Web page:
I have to admit that I’m not a true X-Phile. My friend Grace is. She has all the episodes on VHS, and if I know Grace (and I do; we’ve been friends since seventh grade), each cassette is carefully labeled and indexed, not only with episode titles, but names of writers, directors, and guest stars. For this reason, she disapproves of most of my sad, misdirected fandom of the program, because the things I like are the things that kind of brought the show down, in her eyes. When I told her that I liked the second movie, I Want to Believe, the first thing she asked me was, “What’s your favorite episode of the TV series?” This was going to tell her all she needed to know about how seriously to take my impression of the film, which she was not in a hurry to see.
I’d heard the buzz, of course, and I’d seen the commercials, but nothing about the show’s publicity or press made me want to see it. Then my friend Cathy asked me if I wanted to see the first movie. I went along and really liked the film. So Cathy, who was already kind of a casual fan, started coming over on X-Files night to watch it with me. Between the night we saw the first film and the night the series finally limped across the finish line, we watched every episode at either her house or mine.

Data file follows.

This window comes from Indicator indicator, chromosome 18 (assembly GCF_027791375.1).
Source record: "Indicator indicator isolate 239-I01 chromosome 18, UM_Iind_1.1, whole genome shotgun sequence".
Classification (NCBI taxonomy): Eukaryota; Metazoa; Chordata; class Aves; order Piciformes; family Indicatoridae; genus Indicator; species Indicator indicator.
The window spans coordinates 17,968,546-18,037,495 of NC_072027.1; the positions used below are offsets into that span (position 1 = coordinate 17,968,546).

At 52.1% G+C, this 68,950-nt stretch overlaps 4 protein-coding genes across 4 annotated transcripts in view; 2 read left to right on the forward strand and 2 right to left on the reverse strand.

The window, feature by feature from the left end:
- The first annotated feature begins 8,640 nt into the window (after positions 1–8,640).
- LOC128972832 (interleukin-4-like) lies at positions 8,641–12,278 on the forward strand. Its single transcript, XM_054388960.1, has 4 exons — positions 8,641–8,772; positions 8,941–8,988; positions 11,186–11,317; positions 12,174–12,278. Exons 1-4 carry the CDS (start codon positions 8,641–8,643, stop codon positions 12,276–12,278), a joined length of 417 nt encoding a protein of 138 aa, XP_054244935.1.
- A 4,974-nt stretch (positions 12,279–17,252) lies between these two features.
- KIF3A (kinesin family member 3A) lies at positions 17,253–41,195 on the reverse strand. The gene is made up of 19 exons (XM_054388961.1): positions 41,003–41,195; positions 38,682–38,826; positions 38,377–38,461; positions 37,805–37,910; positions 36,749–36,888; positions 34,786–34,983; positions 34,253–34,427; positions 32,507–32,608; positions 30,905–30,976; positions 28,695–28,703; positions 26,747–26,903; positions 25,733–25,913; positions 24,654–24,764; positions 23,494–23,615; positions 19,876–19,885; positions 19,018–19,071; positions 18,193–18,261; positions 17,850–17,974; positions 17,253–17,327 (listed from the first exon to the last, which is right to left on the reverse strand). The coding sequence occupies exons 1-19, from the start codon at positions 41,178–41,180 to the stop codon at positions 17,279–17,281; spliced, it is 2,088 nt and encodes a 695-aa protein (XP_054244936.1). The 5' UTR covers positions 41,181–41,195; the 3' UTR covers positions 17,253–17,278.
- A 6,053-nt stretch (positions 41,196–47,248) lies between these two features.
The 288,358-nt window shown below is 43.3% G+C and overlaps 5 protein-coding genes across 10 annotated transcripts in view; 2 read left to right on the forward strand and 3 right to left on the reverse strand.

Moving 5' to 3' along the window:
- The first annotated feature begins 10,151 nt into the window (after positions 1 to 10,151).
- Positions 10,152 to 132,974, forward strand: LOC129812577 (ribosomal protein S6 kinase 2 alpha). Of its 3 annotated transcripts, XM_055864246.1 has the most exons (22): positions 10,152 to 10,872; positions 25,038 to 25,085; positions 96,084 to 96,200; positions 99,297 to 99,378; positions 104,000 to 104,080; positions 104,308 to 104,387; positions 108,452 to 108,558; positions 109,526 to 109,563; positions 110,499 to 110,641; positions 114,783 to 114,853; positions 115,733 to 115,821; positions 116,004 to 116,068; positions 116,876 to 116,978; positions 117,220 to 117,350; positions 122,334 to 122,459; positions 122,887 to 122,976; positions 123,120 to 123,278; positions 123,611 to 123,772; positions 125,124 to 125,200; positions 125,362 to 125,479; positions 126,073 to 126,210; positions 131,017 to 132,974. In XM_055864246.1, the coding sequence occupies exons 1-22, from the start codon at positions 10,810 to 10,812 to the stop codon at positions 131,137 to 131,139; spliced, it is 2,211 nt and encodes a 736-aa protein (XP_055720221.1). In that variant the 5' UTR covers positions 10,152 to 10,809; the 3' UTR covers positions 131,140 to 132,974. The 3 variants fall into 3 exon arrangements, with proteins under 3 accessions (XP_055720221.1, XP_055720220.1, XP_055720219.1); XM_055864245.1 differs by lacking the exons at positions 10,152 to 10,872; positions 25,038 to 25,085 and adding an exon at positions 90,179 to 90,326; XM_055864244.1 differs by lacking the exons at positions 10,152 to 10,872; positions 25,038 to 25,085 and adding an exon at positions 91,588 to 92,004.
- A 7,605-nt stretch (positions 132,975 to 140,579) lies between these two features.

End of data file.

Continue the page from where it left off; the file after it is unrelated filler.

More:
I actually liked the show in its last, painful season. But it was true: we were all hanging on just to see it through, you know? I was pleased with the way it ended. On the science vs. faith, Scully vs. Mulder thing, I was firmly on the side of faith, but while it was Mulder who believed and Scully who was skeptical, Scully had the church background, and in those last few episodes, the tension was a lot more specifically about religious faith, and that of course made the show a lot more interesting for me.